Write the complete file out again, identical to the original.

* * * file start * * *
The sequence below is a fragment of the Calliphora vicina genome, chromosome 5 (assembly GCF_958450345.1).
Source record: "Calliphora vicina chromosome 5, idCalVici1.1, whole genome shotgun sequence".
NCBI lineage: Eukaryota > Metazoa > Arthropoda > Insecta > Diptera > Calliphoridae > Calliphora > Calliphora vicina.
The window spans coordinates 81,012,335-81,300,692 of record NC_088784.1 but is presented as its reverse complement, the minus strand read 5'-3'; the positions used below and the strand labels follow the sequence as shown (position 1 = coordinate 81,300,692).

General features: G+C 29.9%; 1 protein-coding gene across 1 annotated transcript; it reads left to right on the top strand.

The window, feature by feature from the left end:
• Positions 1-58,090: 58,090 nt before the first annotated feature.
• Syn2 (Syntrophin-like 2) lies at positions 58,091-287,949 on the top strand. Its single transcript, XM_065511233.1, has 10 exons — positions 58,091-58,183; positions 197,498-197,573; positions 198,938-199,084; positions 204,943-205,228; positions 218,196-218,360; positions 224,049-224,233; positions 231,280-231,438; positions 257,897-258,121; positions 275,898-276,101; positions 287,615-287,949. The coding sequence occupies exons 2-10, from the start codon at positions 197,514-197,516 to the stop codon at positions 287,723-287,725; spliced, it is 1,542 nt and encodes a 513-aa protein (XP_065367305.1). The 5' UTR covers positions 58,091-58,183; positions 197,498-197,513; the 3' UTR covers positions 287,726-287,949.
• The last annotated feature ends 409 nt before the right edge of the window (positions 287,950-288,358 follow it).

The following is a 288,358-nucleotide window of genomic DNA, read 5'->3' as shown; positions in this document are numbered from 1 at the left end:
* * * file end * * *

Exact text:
The sequence below is a fragment of the Calliphora vicina genome, chromosome 5 (assembly GCF_958450345.1).
Source record: "Calliphora vicina chromosome 5, idCalVici1.1, whole genome shotgun sequence".
NCBI lineage: Eukaryota > Metazoa > Arthropoda > Insecta > Diptera > Calliphoridae > Calliphora > Calliphora vicina.
The window spans coordinates 81,012,335-81,300,692 of record NC_088784.1 but is presented as its reverse complement, the minus strand read 5'-3'; the positions used below and the strand labels follow the sequence as shown (position 1 = coordinate 81,300,692).

General features: G+C 29.9%; 1 protein-coding gene across 1 annotated transcript; it reads left to right on the top strand.

The window, feature by feature from the left end:
• Positions 1-58,090: 58,090 nt before the first annotated feature.
• Syn2 (Syntrophin-like 2) lies at positions 58,091-287,949 on the top strand. Its single transcript, XM_065511233.1, has 10 exons — positions 58,091-58,183; positions 197,498-197,573; positions 198,938-199,084; positions 204,943-205,228; positions 218,196-218,360; positions 224,049-224,233; positions 231,280-231,438; positions 257,897-258,121; positions 275,898-276,101; positions 287,615-287,949. The coding sequence occupies exons 2-10, from the start codon at positions 197,514-197,516 to the stop codon at positions 287,723-287,725; spliced, it is 1,542 nt and encodes a 513-aa protein (XP_065367305.1). The 5' UTR covers positions 58,091-58,183; positions 197,498-197,513; the 3' UTR covers positions 287,726-287,949.
• The last annotated feature ends 409 nt before the right edge of the window (positions 287,950-288,358 follow it).

The following is a 288,358-nucleotide window of genomic DNA, read 5'->3' as shown; positions in this document are numbered from 1 at the left end: